|Ethnicity and Power in the Contemporary World (UNU, 1996, 298 pages)|
|2. Ethnic conflict in the Horn of Africa: Myth and reality|
Once one goes beyond the labels and begins to decipher the claims and counter-claims in the Ethiopian conflicts, all the problems associated with the concept of ethnicity discussed earlier begin to surface. To begin with, the definition of the "oppressors" and the "oppressed" in ethnic terms becomes an insurmountable task. Who are the dominating Amhara people? How is membership in this group defined? What is the Amhara culture? Is "Amhara domination" a code word that disguises other grievances or does it signify supremacy of one population over another, as the term implies?
It is true that most of the symbols of the Ethiopian state (official religion, official language, etc.) have taken the identity of what has been labelled "Amhara culture," and the persons who have occupied power and privilege have, by and large, borne Amhara names. But this situation does not mean that the great majority of the Amhara people have been "dominators" or beneficiaries of the political, economic, or social system that bore their name.
First of all, not all people that speak Amharic as their mother tongue and are Orthodox Christians consider themselves as one ethnic group. The Gondare Amharas are distinct from the Shoan Amharas, as the Gojam Amharas are from the Wollo Amharas. There had been a history of rivalry and warfare between these subgroups. In the past several centuries, the subgroups had formed various alliances with other ethnic groups such as the Oromos, the Gurages, and the Tigres to fight other Amharas. The same phenomenon of internal division and warfare has also prevailed among other groups such as the Oromos, the Afares, and the Somalis.
Second, in the last century, the major beneficiaries of the "Amhara dominated" state were primarily the Shoans, who held most of the government leadership positions, controlled much economic power, governed most of the provinces, owned large estates in the southern provinces, and managed to make Shoa's capital, Addis Ababa, the centre of economic activity for the entire Ethiopian state. The other Amharas (Wolloyes, Gojames, and Gondares) were excluded from this system as much as those who belonged to other ethnic groups.
Third, even with "Shoan domination," the beneficiaries of such privilege were the aristocracy and the educated elite, who constituted a very tiny percentage of the Amhara population. The vast majority of the Shoan Amharas have been as poor, powerless, and exploited as any other Amhara or non-Amhara groups such as the Oromos, Gurages, or Sidamas. In fact, the poverty of the Shoan Amhara peasant was in some cases worse than that of the "subjugated peoples" of southern Ethiopia such as the Kaffa and Adere people, who were "outsiders" to the state system.
Fourth, even the ethnic identity of the Shoan rulers has been subject to controversy. As far back as the 1760s, Oromos have assumed very significant leadership roles in the Abyssinian kingdoms or empires based in Shoa and the other Amhara regions of Begemder, Gojam, and Wollo. According to Clapham (1988/9: 217), the Shoan leaders have been as much Oromo and Gurage as Amhara. He points out that most of the Shoan emperors, and many of the generals and governors who served these rulers in the expansion of Shoan control to the south of the country, had Oromo or Gurage lineage. Emperor Haile Sellassie, the latest and one of the strongest symbols of "Amhara domination," was "in terms of his parentage more Oromo than Amhara, and also had a Gurage grandmother. He married an Oromo. "4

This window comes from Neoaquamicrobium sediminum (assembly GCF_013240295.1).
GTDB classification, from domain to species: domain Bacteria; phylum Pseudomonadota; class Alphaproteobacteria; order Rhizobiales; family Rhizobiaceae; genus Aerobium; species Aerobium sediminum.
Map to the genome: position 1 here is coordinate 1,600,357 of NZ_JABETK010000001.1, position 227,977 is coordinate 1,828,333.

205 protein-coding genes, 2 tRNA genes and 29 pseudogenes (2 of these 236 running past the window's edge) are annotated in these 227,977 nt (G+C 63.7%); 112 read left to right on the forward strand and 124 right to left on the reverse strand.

Fifth, there is a big question as to whether the so-called Amhara culture was merely the culture of one ethnic group which was imposed on other ethnic groups. It has been pointed out that the Amhara culture interacted with the cultures of other peoples in Ethiopia not by assimilation but rather by acculturation.5 Although its name stayed "Amhara," the culture allowed others to influence and change it. Asmeron Legesse (1973: 9) argues that "the process of cultural exchange cannot be reduced to a simplistic picture in which Gallinna [Oromo] speakers [for example] become Amhara... It is a rather complex situation in which many cultural vectors are interacting to produce a resultant [sic] that is fundamentally new." This aspect of the so-called Amhara culture has enabled Clapham (1988: 23-4) to call it a core element of a multi-ethnic culture which, despite its name, is not the exclusive property of any particular group of people.
In sum, Greenfield (1965: 58) scans the history of the Ethiopian peoples' interaction over the centuries and observes: "This latter word [Amhara] no longer has close definition and it is clear that the word 'tribalism' is not suited to Ethiopian studies."
Thus, we find the ethnic explanation of the conflict that has gripped Ethiopia for the past 30 years, such as the theory of "Amhara domination," very inadequate and misleading. This is partly because it is very difficult to define the actors in ethnic terms (for instance, who are the Amharas?). Secondly, even if it were possible to define the actors in ethnic terms (if one were to define easily who the Amharas were), the reality on the ground does not support a conclusion that what was witnessed in Ethiopia was ethnic conflict.
In fact, a good case can be made that ethnic conflict, in the sense of one ethnic group waging a war against another, or pogroms motivated by ethnic hatred, such as we have seen in some societies, has been a very rare event in the history of Ethiopia. The norm in the country, if not in the region, with the exception of recent developments in Somalia, has been ethnic coexistence rather than ethnic warfare.